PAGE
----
Boris Pasternak (10 February 1890 - 30 May 1960 / Moscow)
Life returned with a cause-the way
Some strange chance once interrupted it.
Just as on that distant summer day,
I am standing in the same old street.
People are the same, and people's worries,
And the sunset's still a fireball,
Just the way death's night once in a hurry
Nailed it to the ancient mansion's wall.
Women, in the same cheap clothes attired,
Are still wearing down their shoes at night.
Afterwards, against the roofing iron
They are by the garrets crucified.
Here is one of them. She looks so weary
As she steps across the threshold, and
Rising from the basement, drab and dreary,
Walks across the courtyard on a slant.
And again I'm ready with excuses,
And again it's all the same to me.
And the neighbour in the backyard pauses,
Then goes out of sight, and leaves us be.
Don't cry, do not purse your lips up,
They're puffy as it is, dear.
Mind you don't break the drying scab
Of smouldering spring fever.
Your hand is on my breast. Let go!
We are like two live wires.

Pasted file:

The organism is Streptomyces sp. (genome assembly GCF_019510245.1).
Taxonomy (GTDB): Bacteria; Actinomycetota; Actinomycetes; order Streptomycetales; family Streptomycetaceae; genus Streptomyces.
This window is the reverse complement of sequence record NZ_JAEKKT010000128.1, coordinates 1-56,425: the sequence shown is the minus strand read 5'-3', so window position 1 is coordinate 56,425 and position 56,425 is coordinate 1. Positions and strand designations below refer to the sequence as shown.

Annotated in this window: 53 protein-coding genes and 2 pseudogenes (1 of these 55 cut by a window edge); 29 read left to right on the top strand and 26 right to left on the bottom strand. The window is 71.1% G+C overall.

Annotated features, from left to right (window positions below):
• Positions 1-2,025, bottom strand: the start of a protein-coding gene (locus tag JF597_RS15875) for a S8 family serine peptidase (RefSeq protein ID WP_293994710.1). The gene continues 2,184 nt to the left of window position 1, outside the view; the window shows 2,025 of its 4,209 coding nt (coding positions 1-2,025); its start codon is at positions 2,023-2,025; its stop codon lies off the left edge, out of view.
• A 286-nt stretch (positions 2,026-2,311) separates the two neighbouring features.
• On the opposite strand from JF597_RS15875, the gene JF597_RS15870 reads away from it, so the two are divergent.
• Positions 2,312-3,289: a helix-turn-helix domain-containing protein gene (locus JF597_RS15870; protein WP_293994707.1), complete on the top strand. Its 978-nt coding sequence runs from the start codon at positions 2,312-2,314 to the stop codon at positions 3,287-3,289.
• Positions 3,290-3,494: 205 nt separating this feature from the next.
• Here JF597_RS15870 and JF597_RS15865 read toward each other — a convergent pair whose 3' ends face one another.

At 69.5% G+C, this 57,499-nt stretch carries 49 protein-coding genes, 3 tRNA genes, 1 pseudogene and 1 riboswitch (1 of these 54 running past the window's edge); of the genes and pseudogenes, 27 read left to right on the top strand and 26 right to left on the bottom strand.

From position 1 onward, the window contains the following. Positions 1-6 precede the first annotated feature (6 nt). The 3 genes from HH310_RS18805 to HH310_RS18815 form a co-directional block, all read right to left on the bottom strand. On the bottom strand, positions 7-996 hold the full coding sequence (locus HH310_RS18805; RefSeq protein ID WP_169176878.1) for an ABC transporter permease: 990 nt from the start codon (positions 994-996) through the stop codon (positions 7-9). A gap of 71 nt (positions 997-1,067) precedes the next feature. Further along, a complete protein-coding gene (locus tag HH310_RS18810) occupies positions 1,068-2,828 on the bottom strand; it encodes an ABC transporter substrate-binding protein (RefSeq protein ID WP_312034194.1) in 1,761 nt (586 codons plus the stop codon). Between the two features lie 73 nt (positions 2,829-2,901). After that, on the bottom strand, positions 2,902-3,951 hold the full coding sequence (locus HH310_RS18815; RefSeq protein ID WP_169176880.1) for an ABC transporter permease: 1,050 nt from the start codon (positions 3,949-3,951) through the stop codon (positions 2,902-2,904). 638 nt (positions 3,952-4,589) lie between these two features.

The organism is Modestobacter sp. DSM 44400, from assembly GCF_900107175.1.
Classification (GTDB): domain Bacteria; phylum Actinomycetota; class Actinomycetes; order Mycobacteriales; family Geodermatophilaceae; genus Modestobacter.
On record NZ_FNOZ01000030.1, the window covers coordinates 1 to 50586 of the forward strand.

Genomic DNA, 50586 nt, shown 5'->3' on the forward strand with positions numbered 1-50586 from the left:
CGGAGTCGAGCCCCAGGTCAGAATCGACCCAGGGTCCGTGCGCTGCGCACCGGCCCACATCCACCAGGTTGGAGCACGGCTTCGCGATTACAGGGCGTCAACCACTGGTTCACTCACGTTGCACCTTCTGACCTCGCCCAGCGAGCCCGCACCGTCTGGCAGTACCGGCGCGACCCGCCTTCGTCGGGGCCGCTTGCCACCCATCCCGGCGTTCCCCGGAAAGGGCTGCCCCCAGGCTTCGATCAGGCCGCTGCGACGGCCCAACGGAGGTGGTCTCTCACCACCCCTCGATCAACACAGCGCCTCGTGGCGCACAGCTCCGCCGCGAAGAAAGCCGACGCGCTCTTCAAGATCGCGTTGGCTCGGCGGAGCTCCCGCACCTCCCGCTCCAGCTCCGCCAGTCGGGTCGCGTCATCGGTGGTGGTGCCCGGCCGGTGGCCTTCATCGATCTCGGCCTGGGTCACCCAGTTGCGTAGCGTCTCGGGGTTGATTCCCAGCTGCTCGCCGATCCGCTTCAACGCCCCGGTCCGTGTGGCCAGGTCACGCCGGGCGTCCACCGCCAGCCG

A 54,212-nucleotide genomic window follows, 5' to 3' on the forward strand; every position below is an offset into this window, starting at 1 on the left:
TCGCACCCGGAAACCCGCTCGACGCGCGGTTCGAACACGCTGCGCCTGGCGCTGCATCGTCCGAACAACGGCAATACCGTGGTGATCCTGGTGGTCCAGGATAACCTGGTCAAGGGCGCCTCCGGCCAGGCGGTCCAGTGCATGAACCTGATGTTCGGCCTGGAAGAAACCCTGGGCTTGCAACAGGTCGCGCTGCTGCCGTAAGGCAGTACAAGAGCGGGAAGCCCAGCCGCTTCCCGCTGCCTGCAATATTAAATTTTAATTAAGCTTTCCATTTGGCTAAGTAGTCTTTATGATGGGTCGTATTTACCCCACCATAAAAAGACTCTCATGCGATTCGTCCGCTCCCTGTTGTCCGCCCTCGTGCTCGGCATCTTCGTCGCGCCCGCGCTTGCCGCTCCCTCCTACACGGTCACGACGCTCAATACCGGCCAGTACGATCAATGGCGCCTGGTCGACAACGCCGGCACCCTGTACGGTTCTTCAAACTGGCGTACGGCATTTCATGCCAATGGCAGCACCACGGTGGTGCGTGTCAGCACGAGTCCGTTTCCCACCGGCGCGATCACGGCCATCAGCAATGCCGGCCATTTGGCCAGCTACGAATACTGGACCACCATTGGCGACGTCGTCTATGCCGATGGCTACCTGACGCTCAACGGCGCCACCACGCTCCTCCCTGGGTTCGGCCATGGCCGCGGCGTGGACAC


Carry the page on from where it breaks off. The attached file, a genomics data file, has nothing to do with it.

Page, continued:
If we aren't careful, we'll be thrown
The years will pass, you'll marry yet
And you'll forget this squalor.
To be a woman is a feat,
To drive men mad, that's valour.
And as for me, I've been in thrall
For ages-begged like alms,
And worshipped the great miracle
Of woman's neck, back, arms.
Though bound tight, at the end of day,
By the anguished darkness' loop,
I'm ever lured to get away-
I long to break things up.
Boris Pasternak's Other Poems
- ‘February. Take ink and weep,’
- ‘Like a brazier’s bronze cinders,’
- ‘My sister – Life’s overflowing today’
- A Dream
- A Sultrier Dawn
- A tall, strapping shot, you, considerate...
- A Walts With a Tear in It
- About These Poems
- After the Interval
- After The Storm
- Autumn Frost
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